Ancient Monuments

History on the Ground

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Graig Camp

A Scheduled Monument in Glascwm (Glasgwm), Powys

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Latitude: 52.2171 / 52°13'1"N

Longitude: -3.2729 / 3°16'22"W

OS Eastings: 313133

OS Northings: 258415

OS Grid: SO131584

Mapcode National: GBR YV.2DSJ

Mapcode Global: VH69P.7J3R

Entry Name: Graig Camp

Scheduled Date:

Source: Cadw

Source ID: 1953

Cadw Legacy ID: RD112

Schedule Class: Defence

Category: Hillfort

Period: Prehistoric

County: Powys

Community: Glascwm (Glasgwm)

Traditional County: Radnorshire


The monument comprises the remains of a hillfort, which probably dates to the Iron Age period (c. 800 BC - AD 74, the Roman conquest of Wales). Hillforts are usually located on hilltops and surrounded by a single or multiple earthworks of massive proportions. Hillforts must have formed symbols of power within the landscape, while their function may have had as much to do with ostentation and display as defence. Graig Camp occupies the final knoll of a ridge which stretches away to the north-east, the highest point being crowned by the north-western defences. The enclosure measures c.255m north-east to south-west by c.130m. Natural ridges of rock lie just outside the south-eastern defences where the steep slope has been artificially scarped, and also run into the enclosure on the south-west. In places the defences are surprisingly large, the bank on the north-east rising c.4.2m above the slight ditch and c.3.2m above the level of the interior. There is a simple entrance through the defences on the north-east, while another gap at the northern end of the north-western defences may not be original. The site has been under plough in the past and earthworks on the south-west, where none are now in evidence, may have been lost. Eight much later pillow mounds (for the raising of rabbits) recorded within the enclosure are now also much flattened and hard to make out; these are likely to have formed part of a single complex together with another group noted immediately to the north of the site.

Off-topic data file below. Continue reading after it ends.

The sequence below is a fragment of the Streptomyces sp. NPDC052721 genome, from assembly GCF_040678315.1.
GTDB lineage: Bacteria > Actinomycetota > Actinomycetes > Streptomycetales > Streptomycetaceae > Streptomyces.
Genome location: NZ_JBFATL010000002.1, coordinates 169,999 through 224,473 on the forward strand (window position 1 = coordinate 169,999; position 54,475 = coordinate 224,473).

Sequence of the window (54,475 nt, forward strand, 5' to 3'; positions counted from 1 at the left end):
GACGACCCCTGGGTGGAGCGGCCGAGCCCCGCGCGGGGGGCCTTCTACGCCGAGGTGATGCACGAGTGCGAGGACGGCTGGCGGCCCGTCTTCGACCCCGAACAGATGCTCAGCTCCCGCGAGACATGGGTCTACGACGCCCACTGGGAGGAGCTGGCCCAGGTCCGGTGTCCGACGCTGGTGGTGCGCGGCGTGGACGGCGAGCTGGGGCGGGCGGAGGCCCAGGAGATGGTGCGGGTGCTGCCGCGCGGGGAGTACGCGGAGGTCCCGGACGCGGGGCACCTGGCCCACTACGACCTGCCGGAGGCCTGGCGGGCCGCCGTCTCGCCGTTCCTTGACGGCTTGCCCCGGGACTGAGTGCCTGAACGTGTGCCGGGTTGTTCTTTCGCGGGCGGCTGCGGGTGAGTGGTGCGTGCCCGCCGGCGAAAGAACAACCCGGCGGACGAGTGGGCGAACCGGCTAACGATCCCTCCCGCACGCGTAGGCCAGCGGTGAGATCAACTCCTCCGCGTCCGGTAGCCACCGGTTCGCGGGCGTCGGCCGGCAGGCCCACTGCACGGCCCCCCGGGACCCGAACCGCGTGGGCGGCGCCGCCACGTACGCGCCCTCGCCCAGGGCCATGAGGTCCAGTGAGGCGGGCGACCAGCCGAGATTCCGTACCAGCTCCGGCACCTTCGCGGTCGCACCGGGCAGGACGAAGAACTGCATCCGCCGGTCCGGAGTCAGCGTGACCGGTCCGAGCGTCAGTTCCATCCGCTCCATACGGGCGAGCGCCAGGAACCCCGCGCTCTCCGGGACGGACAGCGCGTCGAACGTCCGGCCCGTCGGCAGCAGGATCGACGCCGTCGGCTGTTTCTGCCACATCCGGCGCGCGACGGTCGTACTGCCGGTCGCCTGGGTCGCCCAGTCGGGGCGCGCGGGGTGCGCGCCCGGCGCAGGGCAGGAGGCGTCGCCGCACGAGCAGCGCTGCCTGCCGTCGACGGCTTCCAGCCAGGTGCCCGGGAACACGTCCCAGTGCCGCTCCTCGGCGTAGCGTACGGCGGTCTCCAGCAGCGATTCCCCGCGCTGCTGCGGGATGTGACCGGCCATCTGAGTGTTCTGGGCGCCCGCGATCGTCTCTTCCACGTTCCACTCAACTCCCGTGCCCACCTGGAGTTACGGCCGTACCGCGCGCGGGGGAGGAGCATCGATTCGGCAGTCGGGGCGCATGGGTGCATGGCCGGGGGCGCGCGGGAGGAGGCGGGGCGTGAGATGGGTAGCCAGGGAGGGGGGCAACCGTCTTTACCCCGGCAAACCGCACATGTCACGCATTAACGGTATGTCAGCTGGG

The monument is of national importance for its potential to enhance our knowledge of later prehistoric defensive organisation and settlement. The site forms an important element within the wider later prehistoric context and within the surrounding landscape. The site is well preserved and retains considerable archaeological potential. There is a strong probability of the presence of evidence relating to chronology, building techniques and functional detail.

The scheduled area comprises the remains described and areas around them within which related evidence may be expected to survive.

Source: Cadw

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